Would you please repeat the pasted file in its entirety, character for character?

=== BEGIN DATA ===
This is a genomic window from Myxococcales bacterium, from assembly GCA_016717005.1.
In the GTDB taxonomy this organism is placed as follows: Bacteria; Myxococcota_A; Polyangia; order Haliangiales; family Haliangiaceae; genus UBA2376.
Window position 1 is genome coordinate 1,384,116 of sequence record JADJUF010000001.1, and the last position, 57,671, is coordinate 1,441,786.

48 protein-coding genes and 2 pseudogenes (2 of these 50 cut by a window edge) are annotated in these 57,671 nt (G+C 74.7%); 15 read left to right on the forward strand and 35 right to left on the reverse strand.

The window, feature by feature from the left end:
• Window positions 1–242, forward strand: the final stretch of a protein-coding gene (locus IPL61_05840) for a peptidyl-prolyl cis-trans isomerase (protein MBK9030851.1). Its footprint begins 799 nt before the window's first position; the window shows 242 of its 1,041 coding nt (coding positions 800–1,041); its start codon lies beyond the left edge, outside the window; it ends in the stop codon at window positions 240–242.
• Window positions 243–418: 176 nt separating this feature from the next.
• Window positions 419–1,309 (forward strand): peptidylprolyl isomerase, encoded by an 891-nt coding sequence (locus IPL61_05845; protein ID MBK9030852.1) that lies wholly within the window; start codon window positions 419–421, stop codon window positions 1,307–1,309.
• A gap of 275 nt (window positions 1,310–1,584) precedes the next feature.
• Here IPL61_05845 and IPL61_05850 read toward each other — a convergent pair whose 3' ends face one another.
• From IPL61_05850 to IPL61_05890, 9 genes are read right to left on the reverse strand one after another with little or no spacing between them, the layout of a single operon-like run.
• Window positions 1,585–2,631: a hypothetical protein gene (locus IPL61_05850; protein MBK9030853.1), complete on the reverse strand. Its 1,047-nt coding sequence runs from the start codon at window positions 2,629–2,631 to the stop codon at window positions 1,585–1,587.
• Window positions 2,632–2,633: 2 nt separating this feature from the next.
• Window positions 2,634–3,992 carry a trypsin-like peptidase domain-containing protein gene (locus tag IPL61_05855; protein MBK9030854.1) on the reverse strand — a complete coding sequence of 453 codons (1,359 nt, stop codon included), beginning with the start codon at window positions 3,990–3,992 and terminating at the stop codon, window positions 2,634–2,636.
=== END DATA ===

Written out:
This is a genomic window from Myxococcales bacterium, from assembly GCA_016717005.1.
In the GTDB taxonomy this organism is placed as follows: Bacteria; Myxococcota_A; Polyangia; order Haliangiales; family Haliangiaceae; genus UBA2376.
Window position 1 is genome coordinate 1,384,116 of sequence record JADJUF010000001.1, and the last position, 57,671, is coordinate 1,441,786.

48 protein-coding genes and 2 pseudogenes (2 of these 50 cut by a window edge) are annotated in these 57,671 nt (G+C 74.7%); 15 read left to right on the forward strand and 35 right to left on the reverse strand.

The window, feature by feature from the left end:
• Window positions 1–242, forward strand: the final stretch of a protein-coding gene (locus IPL61_05840) for a peptidyl-prolyl cis-trans isomerase (protein MBK9030851.1). Its footprint begins 799 nt before the window's first position; the window shows 242 of its 1,041 coding nt (coding positions 800–1,041); its start codon lies beyond the left edge, outside the window; it ends in the stop codon at window positions 240–242.
• Window positions 243–418: 176 nt separating this feature from the next.
• Window positions 419–1,309 (forward strand): peptidylprolyl isomerase, encoded by an 891-nt coding sequence (locus IPL61_05845; protein ID MBK9030852.1) that lies wholly within the window; start codon window positions 419–421, stop codon window positions 1,307–1,309.
• A gap of 275 nt (window positions 1,310–1,584) precedes the next feature.
• Here IPL61_05845 and IPL61_05850 read toward each other — a convergent pair whose 3' ends face one another.
• From IPL61_05850 to IPL61_05890, 9 genes are read right to left on the reverse strand one after another with little or no spacing between them, the layout of a single operon-like run.
• Window positions 1,585–2,631: a hypothetical protein gene (locus IPL61_05850; protein MBK9030853.1), complete on the reverse strand. Its 1,047-nt coding sequence runs from the start codon at window positions 2,629–2,631 to the stop codon at window positions 1,585–1,587.
• Window positions 2,632–2,633: 2 nt separating this feature from the next.
• Window positions 2,634–3,992 carry a trypsin-like peptidase domain-containing protein gene (locus tag IPL61_05855; protein MBK9030854.1) on the reverse strand — a complete coding sequence of 453 codons (1,359 nt, stop codon included), beginning with the start codon at window positions 3,990–3,992 and terminating at the stop codon, window positions 2,634–2,636.